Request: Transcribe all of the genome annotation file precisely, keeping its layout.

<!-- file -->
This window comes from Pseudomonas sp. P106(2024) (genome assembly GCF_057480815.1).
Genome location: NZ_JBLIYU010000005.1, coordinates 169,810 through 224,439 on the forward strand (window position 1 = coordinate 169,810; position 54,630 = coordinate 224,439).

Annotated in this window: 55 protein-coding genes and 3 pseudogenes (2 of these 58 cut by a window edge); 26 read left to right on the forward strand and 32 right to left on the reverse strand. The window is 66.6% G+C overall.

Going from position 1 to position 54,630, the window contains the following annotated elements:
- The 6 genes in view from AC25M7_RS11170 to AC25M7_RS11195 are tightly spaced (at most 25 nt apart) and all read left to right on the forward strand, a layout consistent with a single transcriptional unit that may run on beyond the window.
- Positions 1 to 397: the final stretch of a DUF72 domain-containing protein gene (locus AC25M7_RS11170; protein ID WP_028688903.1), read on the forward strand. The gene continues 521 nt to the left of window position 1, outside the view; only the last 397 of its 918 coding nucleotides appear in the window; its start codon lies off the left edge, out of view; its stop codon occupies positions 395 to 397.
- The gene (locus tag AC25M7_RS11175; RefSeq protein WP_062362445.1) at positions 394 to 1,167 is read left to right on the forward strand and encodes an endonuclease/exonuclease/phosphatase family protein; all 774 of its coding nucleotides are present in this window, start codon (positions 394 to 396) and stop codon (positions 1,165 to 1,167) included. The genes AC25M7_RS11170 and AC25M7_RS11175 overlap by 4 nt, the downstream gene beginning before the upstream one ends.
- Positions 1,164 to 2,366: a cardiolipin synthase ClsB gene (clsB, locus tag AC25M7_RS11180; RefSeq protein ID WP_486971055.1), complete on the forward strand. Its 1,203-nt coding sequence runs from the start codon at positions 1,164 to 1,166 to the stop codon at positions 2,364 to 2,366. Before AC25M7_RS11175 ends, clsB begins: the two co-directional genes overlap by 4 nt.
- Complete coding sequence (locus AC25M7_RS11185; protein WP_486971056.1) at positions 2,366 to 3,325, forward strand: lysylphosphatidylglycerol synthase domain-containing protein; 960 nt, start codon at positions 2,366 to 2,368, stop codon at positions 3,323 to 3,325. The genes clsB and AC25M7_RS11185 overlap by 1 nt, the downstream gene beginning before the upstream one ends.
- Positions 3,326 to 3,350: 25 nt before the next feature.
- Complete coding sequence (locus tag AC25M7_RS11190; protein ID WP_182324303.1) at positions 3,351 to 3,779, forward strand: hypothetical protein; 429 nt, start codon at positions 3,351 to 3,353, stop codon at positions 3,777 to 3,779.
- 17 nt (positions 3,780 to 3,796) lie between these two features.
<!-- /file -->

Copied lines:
This window comes from Pseudomonas sp. P106(2024) (genome assembly GCF_057480815.1).
Genome location: NZ_JBLIYU010000005.1, coordinates 169,810 through 224,439 on the forward strand (window position 1 = coordinate 169,810; position 54,630 = coordinate 224,439).

Annotated in this window: 55 protein-coding genes and 3 pseudogenes (2 of these 58 cut by a window edge); 26 read left to right on the forward strand and 32 right to left on the reverse strand. The window is 66.6% G+C overall.

Going from position 1 to position 54,630, the window contains the following annotated elements:
- The 6 genes in view from AC25M7_RS11170 to AC25M7_RS11195 are tightly spaced (at most 25 nt apart) and all read left to right on the forward strand, a layout consistent with a single transcriptional unit that may run on beyond the window.
- Positions 1 to 397: the final stretch of a DUF72 domain-containing protein gene (locus AC25M7_RS11170; protein ID WP_028688903.1), read on the forward strand. The gene continues 521 nt to the left of window position 1, outside the view; only the last 397 of its 918 coding nucleotides appear in the window; its start codon lies off the left edge, out of view; its stop codon occupies positions 395 to 397.
- The gene (locus tag AC25M7_RS11175; RefSeq protein WP_062362445.1) at positions 394 to 1,167 is read left to right on the forward strand and encodes an endonuclease/exonuclease/phosphatase family protein; all 774 of its coding nucleotides are present in this window, start codon (positions 394 to 396) and stop codon (positions 1,165 to 1,167) included. The genes AC25M7_RS11170 and AC25M7_RS11175 overlap by 4 nt, the downstream gene beginning before the upstream one ends.
- Positions 1,164 to 2,366: a cardiolipin synthase ClsB gene (clsB, locus tag AC25M7_RS11180; RefSeq protein ID WP_486971055.1), complete on the forward strand. Its 1,203-nt coding sequence runs from the start codon at positions 1,164 to 1,166 to the stop codon at positions 2,364 to 2,366. Before AC25M7_RS11175 ends, clsB begins: the two co-directional genes overlap by 4 nt.
- Complete coding sequence (locus AC25M7_RS11185; protein WP_486971056.1) at positions 2,366 to 3,325, forward strand: lysylphosphatidylglycerol synthase domain-containing protein; 960 nt, start codon at positions 2,366 to 2,368, stop codon at positions 3,323 to 3,325. The genes clsB and AC25M7_RS11185 overlap by 1 nt, the downstream gene beginning before the upstream one ends.
- Positions 3,326 to 3,350: 25 nt before the next feature.
- Complete coding sequence (locus tag AC25M7_RS11190; protein ID WP_182324303.1) at positions 3,351 to 3,779, forward strand: hypothetical protein; 429 nt, start codon at positions 3,351 to 3,353, stop codon at positions 3,777 to 3,779.
- 17 nt (positions 3,780 to 3,796) lie between these two features.